Bark, silhouettes and buds are the three keys to identifying trees in winter. My preference is buds, as they are so distinctly different from one species to the next. American basswood, or linden (Tilia americana), is a favorite. Its plump, oval, asymmetrical red buds, bearing only one or two bud scales are unmistakable.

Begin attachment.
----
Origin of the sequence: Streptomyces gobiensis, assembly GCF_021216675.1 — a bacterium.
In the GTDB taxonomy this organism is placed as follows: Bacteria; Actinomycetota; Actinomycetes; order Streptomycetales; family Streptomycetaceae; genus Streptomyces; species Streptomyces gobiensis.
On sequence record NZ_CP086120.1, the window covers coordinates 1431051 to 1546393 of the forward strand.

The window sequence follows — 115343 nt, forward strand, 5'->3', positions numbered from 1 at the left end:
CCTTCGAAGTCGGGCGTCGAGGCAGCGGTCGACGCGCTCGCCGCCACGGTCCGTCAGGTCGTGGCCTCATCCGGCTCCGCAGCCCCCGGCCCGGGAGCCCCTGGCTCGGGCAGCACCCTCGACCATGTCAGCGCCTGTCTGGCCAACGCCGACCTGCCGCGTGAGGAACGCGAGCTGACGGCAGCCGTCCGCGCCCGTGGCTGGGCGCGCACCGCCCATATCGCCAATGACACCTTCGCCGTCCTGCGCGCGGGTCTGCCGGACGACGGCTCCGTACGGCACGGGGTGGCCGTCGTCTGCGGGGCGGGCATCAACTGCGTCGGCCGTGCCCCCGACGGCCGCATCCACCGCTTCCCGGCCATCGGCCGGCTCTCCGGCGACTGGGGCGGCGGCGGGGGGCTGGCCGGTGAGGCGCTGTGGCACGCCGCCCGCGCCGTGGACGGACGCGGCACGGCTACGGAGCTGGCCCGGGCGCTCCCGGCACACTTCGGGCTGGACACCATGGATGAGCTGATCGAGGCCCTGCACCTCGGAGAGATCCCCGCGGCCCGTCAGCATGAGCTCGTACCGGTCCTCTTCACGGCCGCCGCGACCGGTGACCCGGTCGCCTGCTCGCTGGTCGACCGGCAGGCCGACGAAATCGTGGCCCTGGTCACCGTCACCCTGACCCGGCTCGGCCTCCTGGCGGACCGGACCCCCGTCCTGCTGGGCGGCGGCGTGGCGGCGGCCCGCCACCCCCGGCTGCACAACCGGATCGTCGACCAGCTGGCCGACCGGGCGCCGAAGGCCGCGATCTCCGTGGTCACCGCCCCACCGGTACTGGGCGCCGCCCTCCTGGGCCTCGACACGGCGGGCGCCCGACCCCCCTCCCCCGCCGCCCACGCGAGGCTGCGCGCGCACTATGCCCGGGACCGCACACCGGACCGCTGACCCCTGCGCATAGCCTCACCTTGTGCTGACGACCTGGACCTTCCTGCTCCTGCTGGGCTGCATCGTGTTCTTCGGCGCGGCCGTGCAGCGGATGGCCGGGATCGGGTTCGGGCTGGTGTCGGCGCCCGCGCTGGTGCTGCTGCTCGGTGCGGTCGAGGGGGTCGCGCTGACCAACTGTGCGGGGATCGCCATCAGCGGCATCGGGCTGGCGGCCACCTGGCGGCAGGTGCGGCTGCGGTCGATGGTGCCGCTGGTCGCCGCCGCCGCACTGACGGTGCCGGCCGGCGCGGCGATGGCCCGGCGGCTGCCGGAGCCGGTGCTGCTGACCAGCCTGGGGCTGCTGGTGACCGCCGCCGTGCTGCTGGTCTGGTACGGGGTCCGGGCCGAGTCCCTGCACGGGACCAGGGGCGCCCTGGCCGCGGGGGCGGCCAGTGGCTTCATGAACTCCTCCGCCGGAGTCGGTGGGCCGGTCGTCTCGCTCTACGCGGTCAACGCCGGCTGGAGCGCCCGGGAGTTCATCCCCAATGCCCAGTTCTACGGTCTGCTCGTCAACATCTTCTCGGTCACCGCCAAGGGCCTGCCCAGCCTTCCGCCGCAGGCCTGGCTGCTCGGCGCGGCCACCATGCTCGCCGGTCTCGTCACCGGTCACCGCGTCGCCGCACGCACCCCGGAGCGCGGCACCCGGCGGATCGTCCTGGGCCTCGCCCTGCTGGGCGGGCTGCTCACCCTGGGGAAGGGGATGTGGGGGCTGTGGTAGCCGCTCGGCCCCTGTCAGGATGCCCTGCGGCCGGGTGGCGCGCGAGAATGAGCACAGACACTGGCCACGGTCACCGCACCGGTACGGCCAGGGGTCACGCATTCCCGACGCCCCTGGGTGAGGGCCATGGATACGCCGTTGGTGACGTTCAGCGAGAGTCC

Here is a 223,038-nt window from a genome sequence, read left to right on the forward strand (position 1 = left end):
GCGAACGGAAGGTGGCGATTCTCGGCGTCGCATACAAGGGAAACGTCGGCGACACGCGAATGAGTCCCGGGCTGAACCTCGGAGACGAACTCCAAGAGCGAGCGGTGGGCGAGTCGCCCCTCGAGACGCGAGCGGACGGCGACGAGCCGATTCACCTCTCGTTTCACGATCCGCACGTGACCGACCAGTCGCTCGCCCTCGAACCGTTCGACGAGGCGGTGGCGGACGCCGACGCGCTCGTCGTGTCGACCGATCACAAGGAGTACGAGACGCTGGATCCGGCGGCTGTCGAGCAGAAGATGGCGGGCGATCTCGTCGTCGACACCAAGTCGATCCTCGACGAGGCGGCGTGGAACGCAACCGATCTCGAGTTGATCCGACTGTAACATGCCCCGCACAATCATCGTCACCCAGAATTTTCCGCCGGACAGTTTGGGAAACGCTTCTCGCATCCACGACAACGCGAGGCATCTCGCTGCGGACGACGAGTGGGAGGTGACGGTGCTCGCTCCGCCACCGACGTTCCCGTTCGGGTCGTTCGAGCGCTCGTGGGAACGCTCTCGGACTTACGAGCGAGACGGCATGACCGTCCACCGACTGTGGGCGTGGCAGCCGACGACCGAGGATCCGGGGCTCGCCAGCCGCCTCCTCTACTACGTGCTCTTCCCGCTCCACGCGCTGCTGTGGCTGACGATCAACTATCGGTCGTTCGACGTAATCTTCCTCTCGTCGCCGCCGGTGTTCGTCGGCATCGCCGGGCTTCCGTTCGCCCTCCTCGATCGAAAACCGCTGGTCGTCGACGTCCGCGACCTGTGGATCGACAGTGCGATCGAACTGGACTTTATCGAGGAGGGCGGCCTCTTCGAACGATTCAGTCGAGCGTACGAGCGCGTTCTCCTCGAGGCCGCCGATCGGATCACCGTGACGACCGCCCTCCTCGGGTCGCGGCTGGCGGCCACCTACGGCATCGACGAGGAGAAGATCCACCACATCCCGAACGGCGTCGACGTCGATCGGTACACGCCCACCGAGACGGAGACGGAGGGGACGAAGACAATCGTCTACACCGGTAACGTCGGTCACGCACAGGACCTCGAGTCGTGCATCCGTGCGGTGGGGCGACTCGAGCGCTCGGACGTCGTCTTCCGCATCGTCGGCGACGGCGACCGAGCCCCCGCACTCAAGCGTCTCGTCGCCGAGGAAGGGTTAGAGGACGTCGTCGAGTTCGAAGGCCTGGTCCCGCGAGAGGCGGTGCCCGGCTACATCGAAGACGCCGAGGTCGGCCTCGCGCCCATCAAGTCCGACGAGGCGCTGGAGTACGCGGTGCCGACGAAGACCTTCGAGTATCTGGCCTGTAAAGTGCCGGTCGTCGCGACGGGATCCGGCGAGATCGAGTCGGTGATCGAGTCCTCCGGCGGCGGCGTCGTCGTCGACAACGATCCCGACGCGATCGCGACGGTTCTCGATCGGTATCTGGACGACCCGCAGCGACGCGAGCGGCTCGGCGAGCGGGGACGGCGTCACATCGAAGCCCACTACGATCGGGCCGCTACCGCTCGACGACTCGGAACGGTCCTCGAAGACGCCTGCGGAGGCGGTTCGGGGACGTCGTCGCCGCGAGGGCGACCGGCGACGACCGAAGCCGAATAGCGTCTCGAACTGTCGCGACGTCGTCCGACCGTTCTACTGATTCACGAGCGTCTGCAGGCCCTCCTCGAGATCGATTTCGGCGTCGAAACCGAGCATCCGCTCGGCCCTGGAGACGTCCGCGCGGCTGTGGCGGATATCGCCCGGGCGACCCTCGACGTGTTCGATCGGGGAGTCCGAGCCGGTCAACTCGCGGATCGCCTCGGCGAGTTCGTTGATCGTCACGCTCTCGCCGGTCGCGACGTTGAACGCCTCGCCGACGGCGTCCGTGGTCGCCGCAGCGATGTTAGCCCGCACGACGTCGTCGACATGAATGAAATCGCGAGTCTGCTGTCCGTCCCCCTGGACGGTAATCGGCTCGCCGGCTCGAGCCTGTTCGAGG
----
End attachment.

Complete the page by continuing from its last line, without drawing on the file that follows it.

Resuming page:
Because tree buds tend to swell and increase greatly in size in the spring, this is often the season when we first notice them and assume that this is when trees produce them. If you look in the axils of leaves on any tree right now, you will see full-size buds that were formed this summer. These little packages of miniature leaves, branches and sometimes flowers, will remain on trees all winter, tightly closed and often protected from the elements by modified leaves called bud scales. Come spring, when trees are once again taking up quantities of water, their buds will swell, scales will fall off (leaving bud scale scars), and tiny, pristine leaves will appear. (Photo is of American beech, Fagus grandifolia, bud.)